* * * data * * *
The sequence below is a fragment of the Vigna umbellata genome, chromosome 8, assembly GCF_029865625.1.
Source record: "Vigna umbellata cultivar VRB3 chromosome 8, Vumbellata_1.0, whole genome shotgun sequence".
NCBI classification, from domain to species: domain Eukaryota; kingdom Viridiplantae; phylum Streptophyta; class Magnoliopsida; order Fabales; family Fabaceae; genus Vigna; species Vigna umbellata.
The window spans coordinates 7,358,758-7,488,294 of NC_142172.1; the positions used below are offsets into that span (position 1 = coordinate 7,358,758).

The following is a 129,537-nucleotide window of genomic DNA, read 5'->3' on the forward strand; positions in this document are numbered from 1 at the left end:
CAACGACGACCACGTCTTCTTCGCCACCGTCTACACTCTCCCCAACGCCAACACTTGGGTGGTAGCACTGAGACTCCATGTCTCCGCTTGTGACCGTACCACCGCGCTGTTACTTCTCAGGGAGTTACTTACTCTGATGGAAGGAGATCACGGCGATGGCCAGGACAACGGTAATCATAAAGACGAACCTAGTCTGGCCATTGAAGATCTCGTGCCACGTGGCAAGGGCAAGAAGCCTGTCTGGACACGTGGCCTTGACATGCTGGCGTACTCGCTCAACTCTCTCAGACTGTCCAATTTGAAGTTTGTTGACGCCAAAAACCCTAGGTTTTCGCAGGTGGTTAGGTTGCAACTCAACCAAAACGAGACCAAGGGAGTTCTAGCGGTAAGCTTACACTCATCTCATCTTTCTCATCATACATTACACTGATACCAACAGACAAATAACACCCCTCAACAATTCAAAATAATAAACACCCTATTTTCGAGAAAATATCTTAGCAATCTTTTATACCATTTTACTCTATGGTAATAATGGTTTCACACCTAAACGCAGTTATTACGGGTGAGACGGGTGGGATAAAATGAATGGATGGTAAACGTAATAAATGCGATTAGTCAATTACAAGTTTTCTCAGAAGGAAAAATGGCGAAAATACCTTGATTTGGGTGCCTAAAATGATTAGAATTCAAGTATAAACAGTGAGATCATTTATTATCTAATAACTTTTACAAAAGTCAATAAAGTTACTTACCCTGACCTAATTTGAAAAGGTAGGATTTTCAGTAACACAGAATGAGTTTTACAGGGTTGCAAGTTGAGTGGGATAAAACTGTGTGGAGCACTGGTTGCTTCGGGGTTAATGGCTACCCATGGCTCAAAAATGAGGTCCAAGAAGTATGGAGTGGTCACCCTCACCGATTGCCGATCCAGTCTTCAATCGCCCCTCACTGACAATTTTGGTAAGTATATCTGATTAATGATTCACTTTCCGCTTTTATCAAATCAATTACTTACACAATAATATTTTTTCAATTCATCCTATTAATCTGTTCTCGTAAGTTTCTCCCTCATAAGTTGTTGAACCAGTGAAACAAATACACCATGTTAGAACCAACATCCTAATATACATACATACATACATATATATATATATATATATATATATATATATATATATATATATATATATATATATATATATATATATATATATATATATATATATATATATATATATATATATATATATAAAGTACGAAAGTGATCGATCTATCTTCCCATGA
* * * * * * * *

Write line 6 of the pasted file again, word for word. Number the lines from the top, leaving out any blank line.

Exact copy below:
CAACGACGACCACGTCTTCTTCGCCACCGTCTACACTCTCCCCAACGCCAACACTTGGGTGGTAGCACTGAGACTCCATGTCTCCGCTTGTGACCGTACCACCGCGCTGTTACTTCTCAGGGAGTTACTTACTCTGATGGAAGGAGATCACGGCGATGGCCAGGACAACGGTAATCATAAAGACGAACCTAGTCTGGCCATTGAAGATCTCGTGCCACGTGGCAAGGGCAAGAAGCCTGTCTGGACACGTGGCCTTGACATGCTGGCGTACTCGCTCAACTCTCTCAGACTGTCCAATTTGAAGTTTGTTGACGCCAAAAACCCTAGGTTTTCGCAGGTGGTTAGGTTGCAACTCAACCAAAACGAGACCAAGGGAGTTCTAGCGGTAAGCTTACACTCATCTCATCTTTCTCATCATACATTACACTGATACCAACAGACAAATAACACCCCTCAACAATTCAAAATAATAAACACCCTATTTTCGAGAAAATATCTTAGCAATCTTTTATACCATTTTACTCTATGGTAATAATGGTTTCACACCTAAACGCAGTTATTACGGGTGAGACGGGTGGGATAAAATGAATGGATGGTAAACGTAATAAATGCGATTAGTCAATTACAAGTTTTCTCAGAAGGAAAAATGGCGAAAATACCTTGATTTGGGTGCCTAAAATGATTAGAATTCAAGTATAAACAGTGAGATCATTTATTATCTAATAACTTTTACAAAAGTCAATAAAGTTACTTACCCTGACCTAATTTGAAAAGGTAGGATTTTCAGTAACACAGAATGAGTTTTACAGGGTTGCAAGTTGAGTGGGATAAAACTGTGTGGAGCACTGGTTGCTTCGGGGTTAATGGCTACCCATGGCTCAAAAATGAGGTCCAAGAAGTATGGAGTGGTCACCCTCACCGATTGCCGATCCAGTCTTCAATCGCCCCTCACTGACAATTTTGGTAAGTATATCTGATTAATGATTCACTTTCCGCTTTTATCAAATCAATTACTTACACAATAATATTTTTTCAATTCATCCTATTAATCTGTTCTCGTAAGTTTCTCCCTCATAAGTTGTTGAACCAGTGAAACAAATACACCATGTTAGAACCAACATCCTAATATACATACATACATACATATATATATATATATATATATATATATATATATATATATATATATATATATATATATATATATATATATATATATATATATATATATATATATATATATATATATATATAAAGTACGAAAGTGATCGATCTATCTTCCCATGA